When asked what she thought about it, she said she was not a follower of the movement but that she hoped "it was true" that people were investigating the deep state allegations made by the conspiracy theory.

                            The Daily Sentinel also interviewed Democratic lawmaker Jason Crow, who was also critical of Ms Boebert.

                            “Lauren Boebert is a fool,” he said. “She has no place in the Capitol.”

                            Ms Boebert also blocked a columnist at Colorado Newsline on Twitter who wrote a scathing column about her following the events of the insurrection.

                            The columnist, Trish Zornio, claimed Ms Boebert was defying the First Amendment by blocking a journalist from accessing information she was putting out into the public.

                            "It would seem that regardless of political stripes, one thing is for certain: In less than one week on the job, Boebert has managed to likely subvert both the First and Fourteenth Amendments of the U.S. Constitution," Ms Zornio wrote. "It’s an infamous legacy, and one that has more than earned her resignation or expulsion."
                            ____________
                            Supporting or defending Donald Trump is such an unforgivable moral failing that it calls every bit of your judgement and character into question. Nothing about you should be trusted if you can look at this man and find redeemable value

                            Comment


                            • Frankly I hadn't paid much attention to the details of this QAnon nonsense till now. After Jan 6th I did. I searched for twitter handles spreading the conspiracy theories and people following (and believing it) it. Also looked for Youtube channels involved in it. I am stunned by both the utter insanity of the content itself and the numbers and types of people who fully believe it. I really thought it was mostly limited to the anti-government armed-milita types and white-supremacists but that doesn't seem to be the case. It is astonishing how seemingly normal people are absolutely convinced that not just the US but pretty much the whole world is ruled by a cabal of pedophiles who control all media and levers of power and Donald Trump is the messiah who is working to expose and destroy them. Worst part is, they still believe in it. Even Trump's two speeches effectively conceding the election haven't done anything to them. It is all part of the plan apparently and Trump is working behind the scenes with the military to arrest and defeat all of them. They still think the final act is imminent and there is no chance of Biden actually becoming president. Worst part is this has already spread to other parts of the world and is not limited to the US anymore. Much like a virus escaping containment.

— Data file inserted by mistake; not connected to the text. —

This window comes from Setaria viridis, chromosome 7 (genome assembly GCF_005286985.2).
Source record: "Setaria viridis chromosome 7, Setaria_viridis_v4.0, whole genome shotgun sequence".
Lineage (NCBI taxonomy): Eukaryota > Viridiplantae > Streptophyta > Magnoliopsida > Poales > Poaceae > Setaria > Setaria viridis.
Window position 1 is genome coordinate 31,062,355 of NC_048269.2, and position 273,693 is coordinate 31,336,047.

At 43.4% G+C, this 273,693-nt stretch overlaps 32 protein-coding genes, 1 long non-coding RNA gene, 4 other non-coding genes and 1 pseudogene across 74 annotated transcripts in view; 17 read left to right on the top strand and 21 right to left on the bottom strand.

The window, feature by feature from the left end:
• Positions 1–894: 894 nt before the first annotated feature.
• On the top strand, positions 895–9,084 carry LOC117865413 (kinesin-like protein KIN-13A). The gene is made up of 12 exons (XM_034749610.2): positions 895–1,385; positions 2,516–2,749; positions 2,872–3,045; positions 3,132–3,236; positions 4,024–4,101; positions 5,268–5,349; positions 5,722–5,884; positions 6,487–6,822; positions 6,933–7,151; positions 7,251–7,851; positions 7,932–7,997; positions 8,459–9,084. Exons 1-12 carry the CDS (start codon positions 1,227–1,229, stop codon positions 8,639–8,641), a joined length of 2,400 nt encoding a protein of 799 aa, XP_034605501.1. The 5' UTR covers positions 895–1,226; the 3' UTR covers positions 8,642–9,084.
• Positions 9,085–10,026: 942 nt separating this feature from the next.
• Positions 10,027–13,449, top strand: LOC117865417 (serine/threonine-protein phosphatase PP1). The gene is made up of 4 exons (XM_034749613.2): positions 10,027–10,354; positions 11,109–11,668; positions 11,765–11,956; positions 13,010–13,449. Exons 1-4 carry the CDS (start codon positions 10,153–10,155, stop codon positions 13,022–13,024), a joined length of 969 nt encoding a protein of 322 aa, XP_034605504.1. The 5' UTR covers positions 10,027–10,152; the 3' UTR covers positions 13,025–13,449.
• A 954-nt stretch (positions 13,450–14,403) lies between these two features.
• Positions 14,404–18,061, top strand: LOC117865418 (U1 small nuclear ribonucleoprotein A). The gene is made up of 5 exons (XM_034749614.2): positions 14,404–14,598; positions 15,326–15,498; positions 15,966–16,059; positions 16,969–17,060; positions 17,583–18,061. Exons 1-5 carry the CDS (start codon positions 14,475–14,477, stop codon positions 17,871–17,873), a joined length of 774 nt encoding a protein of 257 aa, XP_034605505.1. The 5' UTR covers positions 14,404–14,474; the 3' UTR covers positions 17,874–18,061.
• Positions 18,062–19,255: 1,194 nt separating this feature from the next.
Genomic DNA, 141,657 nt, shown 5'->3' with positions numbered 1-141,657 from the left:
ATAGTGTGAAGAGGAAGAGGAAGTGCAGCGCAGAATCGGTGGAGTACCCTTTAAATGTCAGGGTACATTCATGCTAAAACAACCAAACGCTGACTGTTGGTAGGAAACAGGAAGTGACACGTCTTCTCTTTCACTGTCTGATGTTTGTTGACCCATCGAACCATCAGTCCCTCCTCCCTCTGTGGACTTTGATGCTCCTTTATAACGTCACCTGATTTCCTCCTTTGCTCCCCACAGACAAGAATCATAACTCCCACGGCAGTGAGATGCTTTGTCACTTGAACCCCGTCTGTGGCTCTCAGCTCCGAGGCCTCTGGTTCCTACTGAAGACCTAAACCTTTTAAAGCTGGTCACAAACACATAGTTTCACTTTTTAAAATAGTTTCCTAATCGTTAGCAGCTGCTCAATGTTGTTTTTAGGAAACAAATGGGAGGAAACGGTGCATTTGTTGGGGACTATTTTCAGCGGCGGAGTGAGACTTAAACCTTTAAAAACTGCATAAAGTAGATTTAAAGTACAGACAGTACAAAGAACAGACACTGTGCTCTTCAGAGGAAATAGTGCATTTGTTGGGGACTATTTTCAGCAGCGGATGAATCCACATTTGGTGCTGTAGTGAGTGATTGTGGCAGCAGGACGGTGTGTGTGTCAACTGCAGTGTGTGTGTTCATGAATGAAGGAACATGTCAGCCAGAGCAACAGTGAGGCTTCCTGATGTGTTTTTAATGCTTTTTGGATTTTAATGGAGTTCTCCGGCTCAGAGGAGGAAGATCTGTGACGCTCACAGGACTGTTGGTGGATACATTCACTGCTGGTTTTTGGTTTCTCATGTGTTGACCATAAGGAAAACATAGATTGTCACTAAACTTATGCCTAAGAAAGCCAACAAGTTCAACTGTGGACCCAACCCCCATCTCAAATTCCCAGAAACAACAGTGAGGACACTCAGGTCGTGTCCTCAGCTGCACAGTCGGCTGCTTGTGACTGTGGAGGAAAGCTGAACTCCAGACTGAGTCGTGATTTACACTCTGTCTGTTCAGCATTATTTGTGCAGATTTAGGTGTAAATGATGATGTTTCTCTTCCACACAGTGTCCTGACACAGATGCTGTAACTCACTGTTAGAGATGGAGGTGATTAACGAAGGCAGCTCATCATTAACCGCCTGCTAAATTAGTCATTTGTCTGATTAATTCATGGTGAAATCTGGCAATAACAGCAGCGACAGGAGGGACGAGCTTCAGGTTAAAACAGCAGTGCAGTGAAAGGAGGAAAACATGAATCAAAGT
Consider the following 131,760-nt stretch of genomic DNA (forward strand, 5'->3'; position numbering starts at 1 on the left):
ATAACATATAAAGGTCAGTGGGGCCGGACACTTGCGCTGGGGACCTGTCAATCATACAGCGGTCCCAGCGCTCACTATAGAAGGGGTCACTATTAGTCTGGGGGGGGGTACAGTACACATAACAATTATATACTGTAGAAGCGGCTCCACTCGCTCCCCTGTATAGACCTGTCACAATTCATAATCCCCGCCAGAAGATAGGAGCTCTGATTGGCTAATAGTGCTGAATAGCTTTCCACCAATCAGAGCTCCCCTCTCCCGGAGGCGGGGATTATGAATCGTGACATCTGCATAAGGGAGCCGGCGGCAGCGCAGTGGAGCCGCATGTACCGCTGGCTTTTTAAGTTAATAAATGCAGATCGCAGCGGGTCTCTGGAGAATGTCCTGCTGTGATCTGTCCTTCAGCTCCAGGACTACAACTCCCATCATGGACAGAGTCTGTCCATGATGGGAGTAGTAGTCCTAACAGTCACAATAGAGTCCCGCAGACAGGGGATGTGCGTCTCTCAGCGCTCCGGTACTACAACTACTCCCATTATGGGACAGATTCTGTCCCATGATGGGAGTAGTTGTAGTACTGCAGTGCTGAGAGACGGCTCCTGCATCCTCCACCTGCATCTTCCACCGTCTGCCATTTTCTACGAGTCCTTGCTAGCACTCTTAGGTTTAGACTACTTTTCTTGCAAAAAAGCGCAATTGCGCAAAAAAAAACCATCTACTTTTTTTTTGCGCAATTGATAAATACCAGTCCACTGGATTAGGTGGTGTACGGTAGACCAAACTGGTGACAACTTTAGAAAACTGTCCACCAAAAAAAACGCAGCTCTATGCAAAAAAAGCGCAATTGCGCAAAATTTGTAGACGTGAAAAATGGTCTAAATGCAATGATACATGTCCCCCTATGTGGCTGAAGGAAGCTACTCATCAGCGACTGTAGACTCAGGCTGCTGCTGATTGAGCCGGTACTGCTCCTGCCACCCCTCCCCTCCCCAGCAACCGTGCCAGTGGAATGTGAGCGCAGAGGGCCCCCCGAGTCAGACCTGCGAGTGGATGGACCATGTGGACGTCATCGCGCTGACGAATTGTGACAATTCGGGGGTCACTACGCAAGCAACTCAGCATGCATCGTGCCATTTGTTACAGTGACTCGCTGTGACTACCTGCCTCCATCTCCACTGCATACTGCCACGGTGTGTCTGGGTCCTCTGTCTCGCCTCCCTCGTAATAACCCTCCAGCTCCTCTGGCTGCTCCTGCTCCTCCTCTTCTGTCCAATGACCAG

Their whole world is going to come crashing down on Jan 20th and I shudder to think what some of them might do when that happens. They of course believe exactly this of the rest of us who according to them have no clue as to what is "really going on".

                              But then I guess the human mind has always been particularly susceptible to mass delusion. The crazier the better. That's how billions of people can believe in the unerring truth and divinity of some or the other religious texts written thousands of years ago, sometimes halfway across the world and live their whole lives by it. Can't be a coincidence that most of the people I saw spouting and believing this nonsense seemed extremely religious, convinced that the Democrats and other villains of their story were in the service of the devil and that god would win in the end (literally what they believe, not making this up).
                              Last edited by Firestorm; 13 Jan 21,, 03:13.

                              Comment


                              • If you can't distinguish between QAnon and the world's major religions, you're missing out on a pretty big chunk of the human experience. Major global religions have lasted for millennia, and their endurance makes the ties that bind geopolitical entities look frail.
                                "The great questions of the day will not be settled by means of speeches and majority decisions but by iron and blood"-Otto Von Bismarck